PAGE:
“We take camp seriously,” stylist Wayman Bannerman told Variety. He means it.

To clients like Tessa Thompson and Regina King, and in larger circles in fashion and media, Bannerman and partner Micah McDonald are simply known as Wayman + Micah. Though they usually plot looks for massive press tours like “Avengers: Endgame” or create indelible moments for the Oscar stage, on this first Monday in May the men will look to fashion’s Super Bowl — the Met Gala.

The annual charity ball, co-chaired by Vogue editor Anna Wintour and an army of rotating celebrities, is known for making hundreds of famous faces adhere to an annual theme in step with curator Andrew Bolton’s exhibitions at the museum’s costume institute. This year’s theme is inspired by the Susan Sontag essay “Notes on Camp,” a glorious celebration of the artificial and over-the-top.

Variety spoke with the stylists about their interpretation of camp, how they arrived at Thompson’s final look, and why the campiest accessory of 2019 is free.

Why is camp important right now?

Wayman: Camp is important right now because it exercises a freedom of self-expression and a  freedom of self interpretation of expression. It is important to us because it allows us to really take our clients as individuals and express themselves on a larger platform in the fashion community that will be received and celebrated not amongst themselves, but amongst other women and men and brands and designers. So we take camp seriously in that aspect because we are really allowed to just push the envelope, have fun, be free, and enjoy who you are and celebrate individuality amongst everyone.

What did you turn to for camp inspiration?

Micah: We were really more than anything, inspired by heritage. We will be taking an array of African American women to the Met this year and it was just really important to highlight what camp meant to them and how they could pull references from their heritage and things that inspired them as a child so we really pulled from that. We also pulled from different elements, as you’ll see with Tessa’s look, with fetish and kind of played up that moment. I think it’s interesting for a woman to take that power back, especially an African American woman, to be seen in that dominant light.

What was Tessa inspired by for the camp theme?

Micah: She just really wanted to focus on female light as a vision of strength and a position of authority, whatever that looked like, however that could feel. She’s grown up a strong woman her entire life, she’s been surrounded by strong, independent women. She wanted to play to that and have that, but still have fun with it.

How did you merge Tessa’s personality with the theme of camp to create a look?

Wayman: Tessa in her day-to-day likes very eccentric, avant garde, abstract pieces. She likes to have a special point of view that’s very refined and eccentric. We’re working with Chanel for the red carpet and we basically went and researched through their haute couture collections from past archives and pulled some selects that we thought speak to Tessa as an individual. Think about Chanel meeting the masculinity of a dark side who’s a really intelligent, smart, young, kid but has a wild side.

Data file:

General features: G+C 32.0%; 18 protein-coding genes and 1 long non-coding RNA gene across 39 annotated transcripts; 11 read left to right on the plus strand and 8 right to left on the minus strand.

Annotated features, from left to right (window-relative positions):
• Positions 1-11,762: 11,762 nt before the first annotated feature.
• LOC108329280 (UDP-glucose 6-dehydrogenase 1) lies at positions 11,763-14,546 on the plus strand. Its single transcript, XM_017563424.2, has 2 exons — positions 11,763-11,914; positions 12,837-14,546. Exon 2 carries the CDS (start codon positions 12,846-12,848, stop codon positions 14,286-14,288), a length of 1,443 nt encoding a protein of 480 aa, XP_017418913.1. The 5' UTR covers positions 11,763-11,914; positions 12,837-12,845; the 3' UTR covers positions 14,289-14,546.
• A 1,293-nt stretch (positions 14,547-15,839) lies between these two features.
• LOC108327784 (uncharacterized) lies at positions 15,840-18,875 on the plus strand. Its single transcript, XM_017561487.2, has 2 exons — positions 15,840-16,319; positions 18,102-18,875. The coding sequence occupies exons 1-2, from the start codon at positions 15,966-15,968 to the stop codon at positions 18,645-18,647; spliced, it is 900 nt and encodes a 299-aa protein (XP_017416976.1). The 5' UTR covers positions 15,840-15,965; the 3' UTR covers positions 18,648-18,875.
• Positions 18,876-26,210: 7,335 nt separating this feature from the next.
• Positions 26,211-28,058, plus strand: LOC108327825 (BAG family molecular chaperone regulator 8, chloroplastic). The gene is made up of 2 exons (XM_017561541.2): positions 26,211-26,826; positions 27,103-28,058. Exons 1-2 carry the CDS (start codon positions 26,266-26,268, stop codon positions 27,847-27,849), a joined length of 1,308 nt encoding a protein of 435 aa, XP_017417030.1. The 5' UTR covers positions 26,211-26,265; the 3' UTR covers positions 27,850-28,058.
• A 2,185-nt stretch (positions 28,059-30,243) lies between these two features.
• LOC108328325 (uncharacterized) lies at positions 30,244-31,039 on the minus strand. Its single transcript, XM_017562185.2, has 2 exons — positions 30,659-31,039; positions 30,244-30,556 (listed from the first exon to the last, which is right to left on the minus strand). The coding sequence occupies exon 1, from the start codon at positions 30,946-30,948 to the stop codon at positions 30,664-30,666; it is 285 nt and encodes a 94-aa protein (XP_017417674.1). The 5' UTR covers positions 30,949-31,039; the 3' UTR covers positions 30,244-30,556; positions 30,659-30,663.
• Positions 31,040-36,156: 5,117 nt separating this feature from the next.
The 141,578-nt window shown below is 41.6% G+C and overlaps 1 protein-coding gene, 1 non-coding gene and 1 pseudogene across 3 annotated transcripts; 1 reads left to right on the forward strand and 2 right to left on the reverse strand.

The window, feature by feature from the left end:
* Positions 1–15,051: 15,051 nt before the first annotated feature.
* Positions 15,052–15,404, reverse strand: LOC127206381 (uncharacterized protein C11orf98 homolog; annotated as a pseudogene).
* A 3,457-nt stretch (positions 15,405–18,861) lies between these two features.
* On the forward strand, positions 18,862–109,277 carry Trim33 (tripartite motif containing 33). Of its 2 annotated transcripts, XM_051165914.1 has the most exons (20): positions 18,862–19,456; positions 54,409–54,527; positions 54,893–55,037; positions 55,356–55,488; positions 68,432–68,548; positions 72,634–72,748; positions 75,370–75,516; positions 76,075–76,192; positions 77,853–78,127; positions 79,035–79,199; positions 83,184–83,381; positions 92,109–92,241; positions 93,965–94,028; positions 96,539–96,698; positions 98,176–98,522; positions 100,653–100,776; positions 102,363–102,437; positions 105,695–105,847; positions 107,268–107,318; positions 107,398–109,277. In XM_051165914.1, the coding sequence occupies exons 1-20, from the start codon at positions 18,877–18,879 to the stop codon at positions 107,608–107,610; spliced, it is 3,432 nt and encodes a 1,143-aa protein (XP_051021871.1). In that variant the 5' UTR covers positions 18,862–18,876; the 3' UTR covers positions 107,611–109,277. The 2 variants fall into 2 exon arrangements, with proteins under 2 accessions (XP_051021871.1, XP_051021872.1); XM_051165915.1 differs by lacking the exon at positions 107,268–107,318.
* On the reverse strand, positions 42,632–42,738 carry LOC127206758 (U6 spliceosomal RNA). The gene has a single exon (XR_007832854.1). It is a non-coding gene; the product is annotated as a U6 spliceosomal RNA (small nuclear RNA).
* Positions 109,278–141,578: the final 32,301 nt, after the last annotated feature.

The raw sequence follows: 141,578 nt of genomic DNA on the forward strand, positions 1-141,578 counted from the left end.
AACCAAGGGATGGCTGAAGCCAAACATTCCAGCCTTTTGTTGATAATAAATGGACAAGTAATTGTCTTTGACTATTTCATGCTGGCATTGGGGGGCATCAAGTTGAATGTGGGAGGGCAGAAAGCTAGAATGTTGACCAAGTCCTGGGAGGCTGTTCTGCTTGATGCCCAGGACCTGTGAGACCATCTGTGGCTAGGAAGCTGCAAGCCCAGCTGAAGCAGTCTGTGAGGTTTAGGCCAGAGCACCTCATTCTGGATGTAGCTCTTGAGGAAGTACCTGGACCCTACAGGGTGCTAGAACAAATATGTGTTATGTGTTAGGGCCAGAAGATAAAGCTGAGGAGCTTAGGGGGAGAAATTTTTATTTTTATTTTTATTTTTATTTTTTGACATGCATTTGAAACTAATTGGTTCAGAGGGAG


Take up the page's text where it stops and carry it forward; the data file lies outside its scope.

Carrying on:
Could you break down the process of how you arrived at Tessa’s final look?

Micah: From start to finish with Tessa Thompson, every look is quite the collaboration. We let the garment start to speak to us as the tailoring was coming together and you’ll see that it really plays off of extreme shape. In this dress, it almost has a contorted waist to it, it’s a very tightened waist which helped us unravel the theme of more of the dominatrix feel.

You’ve mentioned that Tessa is channeling a dominatrix, do you think that harnesses are a trend that we’ll be seeing on the carpet?

Micah: We thought it was interesting because it didn’t feel like the first thought of being campy, it just felt campy to Tessa because for us, camp is an exaggerated, altered reality and that is just something that felt so exaggerated and different specifically to her. I don’t know if it will be a heavy trend.


What are your favorite parts of her look?

Wayman: Overall her look is so conceptual. Think about shapes, think about silhouette, think about avant garde. It feels like a costume in a sense but two genres of two different eras married together.

Micah: Wayman has coined the phrase “Cha-matrix” and it’s really the best way to put it: You take Chanel couture mixed with a dominatrix, two things that you would never see coming, and it’s really blended together for the perfect look.

What is your dream Met Gala theme?

Micah: I would have a lot of fun with Motown.

Wayman: My dream theme would be ‘90s hip-hop. ‘80s, ‘90s, 2000s. Those three decades would be really fun. Let it be a marriage between fashion and music.

Will Vogue go there anytime soon?

Wayman: With camp, and from what we’re hearing from our colleagues, I think they would.

Micah: I think if you really study ’90s fashion and look at the current runway, you see such an influence that it totally could be a simple throughline.

What is the campiest accessory of 2019?

Micah: Maybe the campiest accessory is someone’s speech. It’s their vernacular, it’s their mouth.